James Clayton (a doe-eyed Colin Farrell) is headhunted by the CIA and sent to a training facility. There he competes with other hungry young geniuses to become a field operative. Despite the spy school Top Gun shenanigans, he finds time to start a romance with a fellow hopeful, Layla (Bridget Moynahan). Once school’s out though, Clayton’s recruiter (Al Pacino) wants him to keep tabs on Layla. She might be a mole trying to steal a computer virus worth millions. Then again, it could all just be another test…
Watching The Recruit satisfy itself with its twists and betrayal – or more accurately, witnessing the arrogance with which it relies on its transparent twists and betrayals – I could not help but remember "Murder at My Friend Harry’s" by Owen Lift. For those of you not familiar with Mr Lift and his literary works, he was the bumbling wannabe mystery writer and matricidal failure played by Danny DeVito in Throw Momma From the Train (1988). His aforementioned suspense masterpiece suffered from one fatal flaw. It was a murder mystery with only two characters, one of whom had died by the second paragraph. Hardly Agatha Christie or Alfred Hitchcock, then.
The Recruit, from the director who gave us the tricksy No Way Out (1987) and the riveting 13 Days (2000), might be flashier, but it suffers from exactly the same problem. Despite journeyman Roger Donaldson’s proficiency at ratcheting up the anxiety of his protagonist and the audience, there is very little actual suspense in a conspiracy that involves a total of three people. Even worse, we are never led to mistrust the potential femme fatale as she has proven what a terrible liar she is on several occasions in the first act. When Moynahan has to act bad to convince the audience something fishy is going on in the pointless "pick up a horny mark" test, all it does is convince us that she is telling the truth later when her statements should, for the sake of inscrutability, be suspect.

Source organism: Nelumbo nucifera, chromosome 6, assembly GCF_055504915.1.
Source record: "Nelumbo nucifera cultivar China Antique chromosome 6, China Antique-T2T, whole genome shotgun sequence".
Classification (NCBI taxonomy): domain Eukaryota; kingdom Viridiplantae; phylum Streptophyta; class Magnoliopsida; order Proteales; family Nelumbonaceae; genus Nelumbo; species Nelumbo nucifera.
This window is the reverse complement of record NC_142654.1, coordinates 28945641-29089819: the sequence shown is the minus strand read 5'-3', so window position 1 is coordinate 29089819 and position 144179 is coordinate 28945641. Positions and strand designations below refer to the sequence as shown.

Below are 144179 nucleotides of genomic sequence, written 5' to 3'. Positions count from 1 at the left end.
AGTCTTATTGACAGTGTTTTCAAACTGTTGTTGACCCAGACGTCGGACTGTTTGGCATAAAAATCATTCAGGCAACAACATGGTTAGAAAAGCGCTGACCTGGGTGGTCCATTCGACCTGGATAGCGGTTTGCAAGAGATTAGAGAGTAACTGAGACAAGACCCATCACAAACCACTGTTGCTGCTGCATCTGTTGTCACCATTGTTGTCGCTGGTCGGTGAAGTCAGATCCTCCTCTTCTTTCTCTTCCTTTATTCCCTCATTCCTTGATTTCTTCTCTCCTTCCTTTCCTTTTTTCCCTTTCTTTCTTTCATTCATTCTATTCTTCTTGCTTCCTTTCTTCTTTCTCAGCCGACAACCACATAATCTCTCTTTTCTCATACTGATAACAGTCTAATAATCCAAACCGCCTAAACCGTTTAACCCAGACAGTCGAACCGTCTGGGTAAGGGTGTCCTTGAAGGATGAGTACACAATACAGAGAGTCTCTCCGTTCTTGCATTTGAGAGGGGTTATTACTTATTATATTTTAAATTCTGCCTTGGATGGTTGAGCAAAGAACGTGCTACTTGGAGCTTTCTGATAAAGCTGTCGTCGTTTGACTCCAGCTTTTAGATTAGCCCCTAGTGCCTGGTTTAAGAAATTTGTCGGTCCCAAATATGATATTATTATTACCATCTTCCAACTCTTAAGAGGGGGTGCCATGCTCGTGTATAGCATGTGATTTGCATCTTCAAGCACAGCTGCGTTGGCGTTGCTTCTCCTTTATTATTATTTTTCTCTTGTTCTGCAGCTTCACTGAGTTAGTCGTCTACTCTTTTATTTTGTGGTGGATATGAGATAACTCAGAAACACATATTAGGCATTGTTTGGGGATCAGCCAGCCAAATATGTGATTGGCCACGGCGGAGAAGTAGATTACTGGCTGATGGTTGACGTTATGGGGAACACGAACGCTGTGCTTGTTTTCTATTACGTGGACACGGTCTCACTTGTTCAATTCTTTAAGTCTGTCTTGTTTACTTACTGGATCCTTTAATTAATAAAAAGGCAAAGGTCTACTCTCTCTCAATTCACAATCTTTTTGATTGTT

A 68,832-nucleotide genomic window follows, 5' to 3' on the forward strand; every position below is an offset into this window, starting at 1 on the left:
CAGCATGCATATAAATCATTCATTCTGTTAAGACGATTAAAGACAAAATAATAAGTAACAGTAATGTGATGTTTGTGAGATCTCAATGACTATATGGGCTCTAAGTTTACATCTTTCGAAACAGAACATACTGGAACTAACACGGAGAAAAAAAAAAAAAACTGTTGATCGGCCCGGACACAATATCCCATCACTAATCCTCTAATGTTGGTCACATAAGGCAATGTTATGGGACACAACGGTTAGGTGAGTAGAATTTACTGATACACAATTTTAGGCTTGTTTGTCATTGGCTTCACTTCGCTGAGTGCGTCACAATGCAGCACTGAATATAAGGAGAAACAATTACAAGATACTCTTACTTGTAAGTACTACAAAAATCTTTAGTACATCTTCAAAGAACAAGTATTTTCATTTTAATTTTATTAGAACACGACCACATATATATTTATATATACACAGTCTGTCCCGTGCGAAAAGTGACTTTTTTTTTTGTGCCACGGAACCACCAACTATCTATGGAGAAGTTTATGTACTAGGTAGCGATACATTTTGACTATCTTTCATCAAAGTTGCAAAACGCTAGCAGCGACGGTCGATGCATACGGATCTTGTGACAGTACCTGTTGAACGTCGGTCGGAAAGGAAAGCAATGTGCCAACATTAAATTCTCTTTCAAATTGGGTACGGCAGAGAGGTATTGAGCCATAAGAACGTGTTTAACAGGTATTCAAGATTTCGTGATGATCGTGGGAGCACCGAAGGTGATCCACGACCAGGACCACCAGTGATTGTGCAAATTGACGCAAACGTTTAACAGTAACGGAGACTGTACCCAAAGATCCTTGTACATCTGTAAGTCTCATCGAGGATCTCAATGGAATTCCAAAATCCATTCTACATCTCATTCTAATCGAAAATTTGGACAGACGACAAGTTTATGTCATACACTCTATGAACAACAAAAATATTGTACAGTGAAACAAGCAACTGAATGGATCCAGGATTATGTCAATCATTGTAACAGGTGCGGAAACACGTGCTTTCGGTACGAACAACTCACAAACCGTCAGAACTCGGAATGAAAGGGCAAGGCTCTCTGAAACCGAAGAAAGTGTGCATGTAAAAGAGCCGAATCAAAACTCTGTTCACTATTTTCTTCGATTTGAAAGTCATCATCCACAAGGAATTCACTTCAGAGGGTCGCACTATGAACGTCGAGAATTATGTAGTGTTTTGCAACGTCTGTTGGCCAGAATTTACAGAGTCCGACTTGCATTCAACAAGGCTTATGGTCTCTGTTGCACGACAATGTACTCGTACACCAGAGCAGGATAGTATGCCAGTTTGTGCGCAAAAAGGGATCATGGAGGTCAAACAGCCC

This is a weakness that pretty much sums up The Recruit in its entirety. It does not have the confidence in its audience to let them be confused. When the simple knot that has been tied is untangled, the Dr Mabuse figure spells out the when, the why, the who and then goes on help the audience understand how the tables have been turned on him with a second, even more inappropriate monologue. The Recruit constantly reaffirms that good has triumphed over evil and that if things move to fast for anyone distracted by their nachos or a text message, someone will stop the action to give an even longer summary. This kid’s gloves approach is insulting to a genre founded on perplexity being saved by brisk storytelling. It is indicative of how toothless this film is that nothing is actually threatened by the less than elaborate machinations and that Pacino can barely muster a "Hoo-Ha" during the proceedings. All this a far cry away from The Parallax View (1974), where the individual caught in the web had little hope of surviving even if the truth was revealed.
The whole sorry mess ends with a black star on a piece of paper that we have been led to believe is a CIA testament to the secret death of Clayton’s undercover father. As the film fades to white the star disappears. The intention of this device in an espionage film should be to suggest that nothing is black and white. The result here, in this flat hokum, is that we’ve just seen an apt metaphorical whitewash that encapsulates the preceding two hours.